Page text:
What plans have you made for your business in case of a health or other emergency?
Not an APPCA member? Now’s the perfect time to join! Go to personalchef.com to learn about all the benefits that come with membership.
So many chef stories begin with childhood anecdotes of cooking with grandparents or just being born with a passion for food. For Silver Plum Personal Chef’s Elizabeth Prewitt, preparing food started simply as a post-college bargain with her parents. After graduating from Auburn University with an industrial design degree, she moved back to the family home in New Orleans. The deal was that they would buy the food if she would cook it–not necessarily because she had proven skills, but because they were working hard at their consulting business and didn’t get home till late. They needed someone to make dinner.
You could call that her first personal chef gig.
Prewitt was self taught, with the help of her parents’ subscriptions to Cooking Light and Cooks Illustrated (“I have no idea why they had these subscriptions,” she joked.). She muddled along with those and chefs from Food Network. Until Hurricane Katrina hit. Then she and her parents headed a bit north to Kentucky where her sister lived in Louisville. And it was then that she decided to attend culinary school at Louisville’s Sullivan University, where she graduated magna cum laude in 2007 with a specialty in baking and pastry arts.
“I’ve always loved the arts and creative expression,” Prewitt explained. “Cooking is a way for me to be creative three times a day. I like doing things I’m good at and the more I cooked and baked the better I got. And, it’s a way to help people.”
During this time, she’d had a long-distance relationship with the man who would become her husband. He lived in Chicago, so eventually Prewitt moved there to be with him. She’d already done the restaurant shift thing, having worked at New Orleans’ famed Commander’s Palace and Louisville’s Proof on Main. “I had worked in enough restaurants to know I didn’t want to do that,” she recalled.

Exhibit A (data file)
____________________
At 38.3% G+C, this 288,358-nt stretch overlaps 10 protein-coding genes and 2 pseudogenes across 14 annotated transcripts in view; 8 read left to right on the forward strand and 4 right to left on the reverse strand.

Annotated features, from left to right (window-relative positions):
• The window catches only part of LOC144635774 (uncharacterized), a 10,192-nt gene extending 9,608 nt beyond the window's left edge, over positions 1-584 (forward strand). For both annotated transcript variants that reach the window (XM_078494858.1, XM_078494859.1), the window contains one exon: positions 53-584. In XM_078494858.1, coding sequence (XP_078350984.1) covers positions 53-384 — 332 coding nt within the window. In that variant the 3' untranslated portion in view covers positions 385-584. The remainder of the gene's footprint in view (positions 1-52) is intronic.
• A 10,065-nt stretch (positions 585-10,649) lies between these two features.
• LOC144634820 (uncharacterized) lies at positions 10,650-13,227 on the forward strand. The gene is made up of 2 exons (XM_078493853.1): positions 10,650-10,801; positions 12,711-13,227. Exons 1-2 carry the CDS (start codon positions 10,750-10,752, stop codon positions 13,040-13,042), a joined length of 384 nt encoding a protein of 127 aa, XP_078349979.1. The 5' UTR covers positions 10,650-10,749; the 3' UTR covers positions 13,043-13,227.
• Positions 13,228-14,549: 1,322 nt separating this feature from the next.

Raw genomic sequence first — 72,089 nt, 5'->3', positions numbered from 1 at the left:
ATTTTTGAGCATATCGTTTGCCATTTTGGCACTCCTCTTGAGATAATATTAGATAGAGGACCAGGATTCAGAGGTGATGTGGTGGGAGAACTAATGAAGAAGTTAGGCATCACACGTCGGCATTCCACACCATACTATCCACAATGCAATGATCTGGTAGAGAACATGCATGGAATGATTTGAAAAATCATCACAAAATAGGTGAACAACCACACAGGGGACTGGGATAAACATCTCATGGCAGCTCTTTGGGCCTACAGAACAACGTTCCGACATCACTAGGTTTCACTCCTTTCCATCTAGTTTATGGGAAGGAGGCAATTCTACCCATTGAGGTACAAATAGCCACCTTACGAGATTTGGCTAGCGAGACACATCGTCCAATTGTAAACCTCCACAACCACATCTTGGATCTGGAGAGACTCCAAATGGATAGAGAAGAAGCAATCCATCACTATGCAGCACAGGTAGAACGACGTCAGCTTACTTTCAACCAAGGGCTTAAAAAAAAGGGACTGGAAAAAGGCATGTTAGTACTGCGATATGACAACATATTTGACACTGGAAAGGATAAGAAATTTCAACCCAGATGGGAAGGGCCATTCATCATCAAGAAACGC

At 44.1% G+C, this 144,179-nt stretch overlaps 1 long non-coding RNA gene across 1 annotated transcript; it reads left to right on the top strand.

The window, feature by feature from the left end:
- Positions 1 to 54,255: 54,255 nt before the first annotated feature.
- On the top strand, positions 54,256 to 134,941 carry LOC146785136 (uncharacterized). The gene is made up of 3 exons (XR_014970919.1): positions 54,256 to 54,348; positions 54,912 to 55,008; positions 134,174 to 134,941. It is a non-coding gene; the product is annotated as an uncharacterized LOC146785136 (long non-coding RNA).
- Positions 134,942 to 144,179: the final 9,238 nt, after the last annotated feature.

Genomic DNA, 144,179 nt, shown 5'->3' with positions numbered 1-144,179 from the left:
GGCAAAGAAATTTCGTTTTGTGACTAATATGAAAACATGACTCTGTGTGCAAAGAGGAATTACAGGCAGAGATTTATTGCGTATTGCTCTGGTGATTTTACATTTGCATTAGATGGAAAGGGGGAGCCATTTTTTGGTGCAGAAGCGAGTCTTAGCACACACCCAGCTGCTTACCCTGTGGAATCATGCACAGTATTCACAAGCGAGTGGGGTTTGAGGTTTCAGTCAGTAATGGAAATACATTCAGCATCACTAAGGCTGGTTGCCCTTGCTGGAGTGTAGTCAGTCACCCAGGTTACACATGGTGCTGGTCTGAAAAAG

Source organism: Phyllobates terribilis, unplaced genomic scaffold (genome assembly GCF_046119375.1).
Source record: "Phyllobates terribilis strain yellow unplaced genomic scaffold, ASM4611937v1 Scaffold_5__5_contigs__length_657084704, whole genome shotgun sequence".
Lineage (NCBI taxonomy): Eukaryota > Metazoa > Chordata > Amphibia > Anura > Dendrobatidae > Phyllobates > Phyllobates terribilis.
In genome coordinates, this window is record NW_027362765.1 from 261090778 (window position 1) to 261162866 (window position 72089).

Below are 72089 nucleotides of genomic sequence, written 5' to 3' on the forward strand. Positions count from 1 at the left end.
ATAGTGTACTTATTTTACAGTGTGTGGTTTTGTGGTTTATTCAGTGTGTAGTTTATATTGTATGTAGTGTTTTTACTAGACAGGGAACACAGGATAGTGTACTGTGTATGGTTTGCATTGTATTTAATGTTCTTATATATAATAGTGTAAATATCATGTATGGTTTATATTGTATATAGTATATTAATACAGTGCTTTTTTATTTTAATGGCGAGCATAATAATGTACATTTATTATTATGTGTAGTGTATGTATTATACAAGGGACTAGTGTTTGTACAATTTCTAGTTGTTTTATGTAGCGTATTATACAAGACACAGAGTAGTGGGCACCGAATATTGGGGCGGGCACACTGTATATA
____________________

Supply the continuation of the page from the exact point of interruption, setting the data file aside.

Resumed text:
So, instead she took jobs that would give her steady daytime hours that would allow her to spend evenings and weekends with her husband. She worked for awhile with a jewelry designer, then as a receptionist at an architecture firm. But when the recession hit and she got laid off, she did some research on Sullivan University’s website and learned “that personal cheffing was a thing.” The university offered a degree in this but Prewitt thought, “shoot, I could do that.” She found APPCA through Sullivan, became a member, and launched her business in 2010.
Today, it’s thriving, thanks to a lot of word of mouth and a dynamic website filled with her beautiful food photography. She focuses on higher-end clientele, emphasizing high quality and customization. “I want to give my clients the experience of fine dining on their schedule in their home,” she said. She specializes in bi-weekly and monthly service and special events. “And I’ve been very successful doing that. I just stick with my strength.”